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By Devon Shuman, For The Miami Student
Nowadays, it seems that cheap horror movies are a dime a dozen. Every time you turn around, Hollywood is releasing another “Paranormal Activity,” yet another film filled with ghosts and demons and supposedly “based on a true story”. Whether being titled “The Conjuring or Sinister or Insidious,” all of these horrifying flicks are one and the same: they lack strong storylines and character development and instead, derive their terror from large CGI budgets and clever use of visual and sound effects designed to startle you out of your seat.
If this is what you are looking for, do not waste your time with “Horns,” the latest from director Alexandre Aja (“The Hills Have Eyes,” “Mirrors”).
Though touted as a horror movie and set for a theatrical release on Halloween, “Horns” is not your run-of-the-mill scary movie and is, in fact, not really a horror movie at all. Hiding behind its facade of hellish overtones, creepy setting and music is a love story, and a beautiful, heart-wrenching one at that.
Based on the 2010 novel of the same name by Joe Hill (son of horror master, Stephen King), “Horns” follows the story of Ignatius “Ig” Perrish (Daniel Radcliffe), a man in a small New Hampshire town who finds himself in the spotlight after being blamed for the rape and murder of Merrin Williams (Juno Temple), his longtime girlfriend and the love of his life.
Shunned by his town and brutally scrutinized by reporters, Ig turns to the bottle and after one night of particularly heavy drinking, wakes up to find that he has sprouted two devil horns. As he goes about his day, he begins to realize that the horns have certain powers. Everyone he talks to suddenly reveals to him their darkest, most animalistic urges and if he wants, Ig can make them give in to these impulses. With his newfound abilities, Ig sets out to clear his name and find Merrin’s true killer.
As a storyteller, Hill is a master at balancing fear with emotion, a trait that was most certainly passed down from his father. In the same way that King paralleled the horrors of prison with Andy and Red’s friendship in “The Shawshank Redemption,” Hill balances Ig’s terrifying situation with the story of his and Merrin’s beautiful, yet doomed, relationship.
Using the same non-linear storyline as Hill, coupled with clever use of musical score and cinematography which the written word cannot provide, Aja captures this balance perfectly. In one scene we have a nostalgic flashback to a scantily clad Merrin dancing seductively against a sunlit backdrop to the tune of David Bowie’s “Heroes,” while in the next we see Ig in horns and a hoodie, driving alone on a rainy day.
In this sense, Aja’s adaptation of the novel is spot-on, and in fact, he comes close to nailing it overall. In addition to capturing the dark and beautiful tone of the book, and imitating Hill’s Tarantino-esque, non-linear storytelling technique, Aja finds the same balance of devilish humor and pathos evident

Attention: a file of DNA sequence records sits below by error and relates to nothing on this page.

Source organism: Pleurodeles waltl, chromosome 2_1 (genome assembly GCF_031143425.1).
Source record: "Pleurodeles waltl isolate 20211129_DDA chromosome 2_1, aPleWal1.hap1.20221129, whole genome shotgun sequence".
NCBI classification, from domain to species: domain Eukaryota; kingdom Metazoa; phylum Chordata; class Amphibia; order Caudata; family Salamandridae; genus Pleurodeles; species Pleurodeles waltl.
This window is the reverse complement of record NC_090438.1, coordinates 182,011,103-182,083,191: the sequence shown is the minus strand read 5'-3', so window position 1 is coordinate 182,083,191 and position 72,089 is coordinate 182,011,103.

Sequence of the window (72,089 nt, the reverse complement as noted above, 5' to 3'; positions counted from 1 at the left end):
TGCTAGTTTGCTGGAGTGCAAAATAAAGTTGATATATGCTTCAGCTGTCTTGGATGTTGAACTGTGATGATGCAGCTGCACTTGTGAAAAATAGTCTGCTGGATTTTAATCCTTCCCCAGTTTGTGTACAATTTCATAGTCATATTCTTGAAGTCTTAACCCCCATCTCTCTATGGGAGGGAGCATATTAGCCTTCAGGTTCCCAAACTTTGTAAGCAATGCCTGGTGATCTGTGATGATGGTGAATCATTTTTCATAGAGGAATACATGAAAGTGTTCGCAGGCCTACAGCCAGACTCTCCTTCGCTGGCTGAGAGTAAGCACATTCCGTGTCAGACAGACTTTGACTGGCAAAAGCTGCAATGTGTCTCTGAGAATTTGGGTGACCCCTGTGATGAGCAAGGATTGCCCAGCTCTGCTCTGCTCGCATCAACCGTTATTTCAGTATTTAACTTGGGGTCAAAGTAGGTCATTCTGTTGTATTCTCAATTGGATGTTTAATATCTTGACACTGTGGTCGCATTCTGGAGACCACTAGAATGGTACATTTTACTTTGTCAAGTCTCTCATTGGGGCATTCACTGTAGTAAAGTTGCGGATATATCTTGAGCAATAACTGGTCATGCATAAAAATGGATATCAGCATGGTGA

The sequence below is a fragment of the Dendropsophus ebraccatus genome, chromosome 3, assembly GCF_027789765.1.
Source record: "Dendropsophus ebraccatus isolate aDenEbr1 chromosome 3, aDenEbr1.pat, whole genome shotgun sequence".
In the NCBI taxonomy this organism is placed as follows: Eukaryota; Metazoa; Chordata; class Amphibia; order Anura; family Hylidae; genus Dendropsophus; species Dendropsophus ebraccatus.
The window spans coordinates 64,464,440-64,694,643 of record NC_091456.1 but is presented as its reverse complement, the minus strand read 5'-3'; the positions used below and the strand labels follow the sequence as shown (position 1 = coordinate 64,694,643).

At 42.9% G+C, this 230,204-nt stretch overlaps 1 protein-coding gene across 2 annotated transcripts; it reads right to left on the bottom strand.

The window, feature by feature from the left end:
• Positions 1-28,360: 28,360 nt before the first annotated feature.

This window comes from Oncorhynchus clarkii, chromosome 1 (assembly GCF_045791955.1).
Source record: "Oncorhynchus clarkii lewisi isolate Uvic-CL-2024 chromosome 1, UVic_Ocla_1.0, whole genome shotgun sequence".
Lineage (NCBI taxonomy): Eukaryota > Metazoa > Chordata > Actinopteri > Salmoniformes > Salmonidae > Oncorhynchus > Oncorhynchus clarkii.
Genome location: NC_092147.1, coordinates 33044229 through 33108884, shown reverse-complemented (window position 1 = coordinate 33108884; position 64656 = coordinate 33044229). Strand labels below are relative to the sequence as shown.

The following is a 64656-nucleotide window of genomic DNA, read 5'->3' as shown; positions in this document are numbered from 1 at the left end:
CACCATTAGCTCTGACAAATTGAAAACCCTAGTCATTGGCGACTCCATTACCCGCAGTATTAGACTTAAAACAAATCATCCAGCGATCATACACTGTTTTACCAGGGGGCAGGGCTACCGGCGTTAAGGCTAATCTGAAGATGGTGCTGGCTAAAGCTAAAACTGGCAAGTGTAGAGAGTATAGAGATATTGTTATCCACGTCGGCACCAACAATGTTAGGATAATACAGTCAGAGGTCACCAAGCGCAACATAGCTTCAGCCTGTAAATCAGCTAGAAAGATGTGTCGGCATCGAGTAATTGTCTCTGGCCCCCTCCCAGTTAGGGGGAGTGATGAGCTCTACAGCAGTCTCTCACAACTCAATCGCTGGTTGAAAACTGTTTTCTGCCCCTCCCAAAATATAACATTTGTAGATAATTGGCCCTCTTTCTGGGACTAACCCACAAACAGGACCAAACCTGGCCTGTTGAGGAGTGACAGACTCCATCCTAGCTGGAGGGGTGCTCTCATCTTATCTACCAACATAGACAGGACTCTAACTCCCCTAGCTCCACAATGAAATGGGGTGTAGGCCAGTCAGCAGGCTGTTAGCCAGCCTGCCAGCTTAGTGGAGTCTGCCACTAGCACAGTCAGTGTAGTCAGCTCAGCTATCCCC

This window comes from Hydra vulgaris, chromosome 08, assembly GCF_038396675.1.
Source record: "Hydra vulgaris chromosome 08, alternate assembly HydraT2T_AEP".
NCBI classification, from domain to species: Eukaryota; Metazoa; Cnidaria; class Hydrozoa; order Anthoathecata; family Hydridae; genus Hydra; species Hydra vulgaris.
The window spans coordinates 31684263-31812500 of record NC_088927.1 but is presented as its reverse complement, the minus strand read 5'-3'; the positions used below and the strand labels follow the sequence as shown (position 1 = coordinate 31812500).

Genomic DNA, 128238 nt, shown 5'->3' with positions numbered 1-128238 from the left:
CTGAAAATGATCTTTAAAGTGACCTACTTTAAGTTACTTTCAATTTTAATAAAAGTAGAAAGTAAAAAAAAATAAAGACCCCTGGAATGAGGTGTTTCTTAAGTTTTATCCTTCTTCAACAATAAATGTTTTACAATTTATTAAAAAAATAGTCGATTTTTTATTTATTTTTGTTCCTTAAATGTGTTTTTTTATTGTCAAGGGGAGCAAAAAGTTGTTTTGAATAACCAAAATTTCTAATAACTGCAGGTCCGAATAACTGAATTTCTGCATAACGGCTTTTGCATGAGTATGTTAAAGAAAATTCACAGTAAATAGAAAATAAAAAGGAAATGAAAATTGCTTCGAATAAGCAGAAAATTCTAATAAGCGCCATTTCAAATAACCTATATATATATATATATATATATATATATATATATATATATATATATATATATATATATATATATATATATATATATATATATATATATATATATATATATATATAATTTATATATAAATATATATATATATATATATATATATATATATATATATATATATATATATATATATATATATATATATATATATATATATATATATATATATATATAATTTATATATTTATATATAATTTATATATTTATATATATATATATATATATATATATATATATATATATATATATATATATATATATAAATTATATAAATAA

in the novel.
Due to his unique powers, Ig begins to have interesting interactions with his peers. Some add comic relief to the story, such as when he convinces two reporters to beat each other up in order to win an interview with him. Others, however, tug at our heartstrings such as when his mother reveals that she hates being around him.
Helping Aja strike this balance is Radcliffe himself who shows a true actor’s range in his ability to make us both laugh and cry. Putting on a surprisingly believable American accent and truly becoming the defeated, yet defiant character of Ig Perrish, Radcliffe achieves his stated goal of proving he is more than just Harry Potter (although this doesn’t mean that you still won’t lose a little bit of your childhood when you hear your favorite boy wizard drop the F-bomb). Alongside him is a flurry of other great acting performances, from David Morse’s emotional depiction of Merrin’s lonely and depressed father to Heather Graham’s portrayal of the giddy waitress who wants a slice of the limelight.
Despite the attention to detail and wonderful acting, where Aja’s adaptation ultimately fails is in its inability to capture the in-depth themes and psychology behind the book. Where the novel explores the ideas of sin, suffering and heaven vs. hell, the movie chooses to stay at the surface and focus solely on Ig’s search for Merrin’s killer.
One cause of this is the poor performance by Max Minghella as Ig’s best friend and lawyer, Lee Tourneau. While in the book Tourneau is a rich and complex character, Minghella fails to show more range as an actor than Wilson in “Castaway.”
To his credit, however, he had very little material to work with. Time that was spent on overly indulgent special effects, such as a full frontal shotgun head shot or an excessively trippy drug overdose, should have been devoted to fully developing Minghella’s character’s backstory and motivations. If Aja had succeeded here, he would have come close to a perfect adaptation.
Ignoring the novel for a moment, however, what we are left with is a great stand-alone film, a refreshing break from the current onslaught of cheap, shallow horror flicks. “Horns” explores the themes of love, friendship and truth, and forces us to confront who we are and what we believe in.